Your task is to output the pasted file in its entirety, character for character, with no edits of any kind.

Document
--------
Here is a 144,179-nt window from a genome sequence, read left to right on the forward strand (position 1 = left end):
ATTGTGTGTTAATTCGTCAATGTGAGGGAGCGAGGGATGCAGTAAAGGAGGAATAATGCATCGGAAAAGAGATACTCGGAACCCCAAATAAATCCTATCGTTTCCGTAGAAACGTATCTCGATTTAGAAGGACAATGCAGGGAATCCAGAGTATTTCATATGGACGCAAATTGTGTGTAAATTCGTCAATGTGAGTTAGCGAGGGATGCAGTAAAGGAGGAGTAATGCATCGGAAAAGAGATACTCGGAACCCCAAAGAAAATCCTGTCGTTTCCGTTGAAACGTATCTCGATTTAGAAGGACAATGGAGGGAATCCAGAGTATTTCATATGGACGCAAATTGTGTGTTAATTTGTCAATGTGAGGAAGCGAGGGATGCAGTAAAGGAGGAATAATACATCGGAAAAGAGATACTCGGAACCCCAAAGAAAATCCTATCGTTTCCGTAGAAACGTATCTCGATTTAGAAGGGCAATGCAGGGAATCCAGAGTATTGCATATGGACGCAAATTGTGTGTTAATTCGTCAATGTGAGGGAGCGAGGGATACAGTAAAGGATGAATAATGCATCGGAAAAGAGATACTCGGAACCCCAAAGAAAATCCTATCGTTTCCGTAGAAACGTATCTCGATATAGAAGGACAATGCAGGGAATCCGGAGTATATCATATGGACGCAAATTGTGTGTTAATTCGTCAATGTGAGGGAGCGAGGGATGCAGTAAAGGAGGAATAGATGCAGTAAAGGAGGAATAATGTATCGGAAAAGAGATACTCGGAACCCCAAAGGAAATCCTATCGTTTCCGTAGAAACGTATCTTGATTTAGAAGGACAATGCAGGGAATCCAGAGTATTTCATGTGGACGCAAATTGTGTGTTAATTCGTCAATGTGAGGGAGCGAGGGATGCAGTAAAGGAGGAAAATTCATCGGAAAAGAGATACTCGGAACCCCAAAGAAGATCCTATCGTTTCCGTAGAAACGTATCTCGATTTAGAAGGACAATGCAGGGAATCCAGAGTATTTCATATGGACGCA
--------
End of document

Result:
Here is a 144,179-nt window from a genome sequence, read left to right on the forward strand (position 1 = left end):
ATTGTGTGTTAATTCGTCAATGTGAGGGAGCGAGGGATGCAGTAAAGGAGGAATAATGCATCGGAAAAGAGATACTCGGAACCCCAAATAAATCCTATCGTTTCCGTAGAAACGTATCTCGATTTAGAAGGACAATGCAGGGAATCCAGAGTATTTCATATGGACGCAAATTGTGTGTAAATTCGTCAATGTGAGTTAGCGAGGGATGCAGTAAAGGAGGAGTAATGCATCGGAAAAGAGATACTCGGAACCCCAAAGAAAATCCTGTCGTTTCCGTTGAAACGTATCTCGATTTAGAAGGACAATGGAGGGAATCCAGAGTATTTCATATGGACGCAAATTGTGTGTTAATTTGTCAATGTGAGGAAGCGAGGGATGCAGTAAAGGAGGAATAATACATCGGAAAAGAGATACTCGGAACCCCAAAGAAAATCCTATCGTTTCCGTAGAAACGTATCTCGATTTAGAAGGGCAATGCAGGGAATCCAGAGTATTGCATATGGACGCAAATTGTGTGTTAATTCGTCAATGTGAGGGAGCGAGGGATACAGTAAAGGATGAATAATGCATCGGAAAAGAGATACTCGGAACCCCAAAGAAAATCCTATCGTTTCCGTAGAAACGTATCTCGATATAGAAGGACAATGCAGGGAATCCGGAGTATATCATATGGACGCAAATTGTGTGTTAATTCGTCAATGTGAGGGAGCGAGGGATGCAGTAAAGGAGGAATAGATGCAGTAAAGGAGGAATAATGTATCGGAAAAGAGATACTCGGAACCCCAAAGGAAATCCTATCGTTTCCGTAGAAACGTATCTTGATTTAGAAGGACAATGCAGGGAATCCAGAGTATTTCATGTGGACGCAAATTGTGTGTTAATTCGTCAATGTGAGGGAGCGAGGGATGCAGTAAAGGAGGAAAATTCATCGGAAAAGAGATACTCGGAACCCCAAAGAAGATCCTATCGTTTCCGTAGAAACGTATCTCGATTTAGAAGGACAATGCAGGGAATCCAGAGTATTTCATATGGACGCA